Video of Terence Crutcher's police shooting may be "the worst we've seen" yet

Twitter/Shaun King

Police in Tulsa, Oklahoma, released video and audio clips Monday from the fatal shooting of Terence Crutcher, a stranded and unarmed black motorist. The clips, captured from multiple angles on Friday, show the 40-year-old Crutcher with his hands up before he is stunned with a stun gun and then shot by Tulsa officers.

Authorities gathered local community leaders — including pastors, state lawmakers and members of Crutcher's family — at Tulsa Police headquarters on Sunday to preview the clips, Ray Owens, a pastor at Metropolitan Baptist Church, said in a phone interview. He was among the 30 people present for the viewing.

"My impression is that the video I saw is among the worst that we have seen nationally," Owens said. "The man who was shot was walking away from police with his hands in the air. That, to me, suggests that he did not present a threat."

(Editor's note: This video contains disturbing footage. View with discretion.)

Source: YouTube

The video, which Mic obtained from Tulsa police, comes out as black communities and activists continue to respond to the fatal police shooting of black people in Ohio, Minnesota and Louisiana. Such incidents have spurred the national Black Lives Matter movement, which grew from a spate of state-sanctioned and extrajudicial killings throughout the country.

On Friday evening, Crutcher's SUV was stalled in the middle of a road on the northeast side of the city, the Tulsa World reported. Police responded to 911 calls reporting Crutcher, a father of four and student at a local community college, and his stalled vehicle. Authorities, who declined Monday to comment on the specifics of the case, initially said Crutcher reached into his vehicle instead of complying with officers' commands to raise his hands.

A screen capture of police video shows the moment Tulsa officer advanced on Terence Crutcher, who is seen near the driver's side door of the SUV.Source: Uncredited/AP
A screen capture of police video shows the moment Tulsa officer advanced on Terence Crutcher, who is seen near the driver's side door of the SUV.  Uncredited/AP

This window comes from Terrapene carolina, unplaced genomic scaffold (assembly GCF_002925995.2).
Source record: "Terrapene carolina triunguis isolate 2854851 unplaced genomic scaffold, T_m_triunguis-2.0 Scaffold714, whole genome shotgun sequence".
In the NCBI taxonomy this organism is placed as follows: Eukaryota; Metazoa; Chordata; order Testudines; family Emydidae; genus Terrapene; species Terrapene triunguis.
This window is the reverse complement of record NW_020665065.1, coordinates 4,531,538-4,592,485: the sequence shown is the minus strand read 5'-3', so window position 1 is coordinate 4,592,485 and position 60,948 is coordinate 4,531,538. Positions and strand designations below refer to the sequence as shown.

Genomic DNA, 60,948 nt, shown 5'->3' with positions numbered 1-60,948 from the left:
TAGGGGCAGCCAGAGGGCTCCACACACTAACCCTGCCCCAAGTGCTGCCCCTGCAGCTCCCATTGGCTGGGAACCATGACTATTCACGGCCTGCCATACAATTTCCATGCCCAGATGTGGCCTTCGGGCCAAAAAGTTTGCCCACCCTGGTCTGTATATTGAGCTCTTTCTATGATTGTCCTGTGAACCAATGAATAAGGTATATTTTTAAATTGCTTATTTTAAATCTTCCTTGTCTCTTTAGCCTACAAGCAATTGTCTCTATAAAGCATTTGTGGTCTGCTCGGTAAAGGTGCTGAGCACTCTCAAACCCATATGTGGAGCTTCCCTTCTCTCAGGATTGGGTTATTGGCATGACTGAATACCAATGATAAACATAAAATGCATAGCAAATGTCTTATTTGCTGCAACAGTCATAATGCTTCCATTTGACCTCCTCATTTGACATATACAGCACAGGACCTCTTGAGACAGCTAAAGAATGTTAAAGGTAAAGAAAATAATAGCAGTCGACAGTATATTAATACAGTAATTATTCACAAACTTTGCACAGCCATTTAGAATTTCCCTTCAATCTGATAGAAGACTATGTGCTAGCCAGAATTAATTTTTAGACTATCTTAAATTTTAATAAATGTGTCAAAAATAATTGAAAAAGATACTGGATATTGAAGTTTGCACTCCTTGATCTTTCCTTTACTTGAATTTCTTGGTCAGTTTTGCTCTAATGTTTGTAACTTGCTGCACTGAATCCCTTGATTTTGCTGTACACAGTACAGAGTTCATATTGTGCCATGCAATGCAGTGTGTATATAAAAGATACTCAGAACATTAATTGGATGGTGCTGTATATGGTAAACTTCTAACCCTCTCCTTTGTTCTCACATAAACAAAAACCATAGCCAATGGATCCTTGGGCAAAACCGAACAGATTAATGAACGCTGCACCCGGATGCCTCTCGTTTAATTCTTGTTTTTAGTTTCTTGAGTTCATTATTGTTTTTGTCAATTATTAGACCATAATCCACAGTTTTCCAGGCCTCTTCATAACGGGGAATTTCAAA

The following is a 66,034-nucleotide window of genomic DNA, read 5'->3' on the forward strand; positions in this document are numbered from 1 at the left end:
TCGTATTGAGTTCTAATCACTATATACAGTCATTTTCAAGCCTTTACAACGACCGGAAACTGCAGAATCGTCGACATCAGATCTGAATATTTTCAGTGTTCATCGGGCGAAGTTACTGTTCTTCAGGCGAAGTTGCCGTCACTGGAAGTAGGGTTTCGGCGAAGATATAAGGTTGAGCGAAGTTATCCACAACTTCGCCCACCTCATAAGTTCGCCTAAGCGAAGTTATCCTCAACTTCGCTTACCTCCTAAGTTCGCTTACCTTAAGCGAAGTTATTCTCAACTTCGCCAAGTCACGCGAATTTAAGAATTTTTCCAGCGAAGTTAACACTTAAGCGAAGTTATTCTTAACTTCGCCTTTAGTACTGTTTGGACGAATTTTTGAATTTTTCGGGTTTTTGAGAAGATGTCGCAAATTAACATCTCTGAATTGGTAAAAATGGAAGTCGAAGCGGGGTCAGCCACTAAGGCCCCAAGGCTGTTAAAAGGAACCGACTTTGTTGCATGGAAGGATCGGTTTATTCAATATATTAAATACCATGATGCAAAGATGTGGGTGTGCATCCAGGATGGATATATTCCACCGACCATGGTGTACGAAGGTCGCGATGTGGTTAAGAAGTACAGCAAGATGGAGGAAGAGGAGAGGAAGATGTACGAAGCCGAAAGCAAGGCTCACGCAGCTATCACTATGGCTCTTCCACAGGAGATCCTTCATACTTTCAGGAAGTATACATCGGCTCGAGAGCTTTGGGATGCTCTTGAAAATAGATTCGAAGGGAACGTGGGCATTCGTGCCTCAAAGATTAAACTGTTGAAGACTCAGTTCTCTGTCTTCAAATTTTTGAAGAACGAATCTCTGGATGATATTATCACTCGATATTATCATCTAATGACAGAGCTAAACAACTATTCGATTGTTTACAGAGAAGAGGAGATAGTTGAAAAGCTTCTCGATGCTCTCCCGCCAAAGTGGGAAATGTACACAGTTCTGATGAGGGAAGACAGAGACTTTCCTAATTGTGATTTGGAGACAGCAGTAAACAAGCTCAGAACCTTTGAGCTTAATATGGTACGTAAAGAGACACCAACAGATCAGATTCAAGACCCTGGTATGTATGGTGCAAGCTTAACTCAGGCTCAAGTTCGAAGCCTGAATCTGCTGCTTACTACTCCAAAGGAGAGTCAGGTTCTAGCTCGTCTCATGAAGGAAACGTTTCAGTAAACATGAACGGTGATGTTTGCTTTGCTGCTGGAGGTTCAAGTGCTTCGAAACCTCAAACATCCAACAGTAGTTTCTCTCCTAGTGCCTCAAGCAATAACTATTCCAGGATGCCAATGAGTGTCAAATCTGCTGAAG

But footage of the incident shows Crutcher walking away from officers toward his vehicle. When he reaches his vehicle, Crutcher is stunned with a stun gun by one police officer and shot by another officer mere seconds later. In a news conference Monday afternoon, Tulsa Police Chief Chuck Jordan said Crutcher did not have a gun on his person or in his vehicle.

The names of the two officers involved in Crutcher's death were released Sunday, according to the Tulsa World. Officer Betty Shelby, who fired the gun, was placed on routine administrative leave. The status of Officer Tyler Turnbough, who deployed the stun gun, was unclear.

Owens, the Tulsa pastor, had not spoken to Crutcher's family since they viewed the video. But he said the group he viewed the video with was told that the footage upset the deceased man's twin sister. She had walked out of the viewing.

The pastor said he has known the Crutcher family for years; Terence's father had been a musician in his north Tulsa church. That made seeing how police responded to the shooting even more offensive, Owens said.

"The reaction of the police after the man was down — it was well over a minute before there was any attempt to render medical aid," Owens said. "He laid in the street. The police seemed not to react to that. I'm a layperson, but that troubles me."

Community leaders said they were also bothered by a police helicopter operator's description of Crutcher as "bad dude" who "could be on something," as the chopper hovered above the stranded SUV. "What would make an officer who was in a helicopter be able to make that determination?" Owens said. "He's tall, heavy and he's black."

Another screen capture of police video shows Terence Crutchers with his hands raised and his back turned to Tulsa officers.Source: Uncredited/AP
Another screen capture of police video shows Terence Crutchers with his hands raised and his back turned to Tulsa officers.  Uncredited/AP

The pastor added, "I think this is about the culture of policing in communities of color. We have to begin to analyze those practices [and] those norms."

Another local pastor held a rally outside of the Tulsa courthouse Monday morning, KOTV reported

"Several others are talking about how we can create spaces for people to voice their concerns in peaceful ways," Owens said. "I imagine a lot of that will happen in the coming days."

Sept. 19, 2016, 10:00 p.m. Eastern: This story has been updated.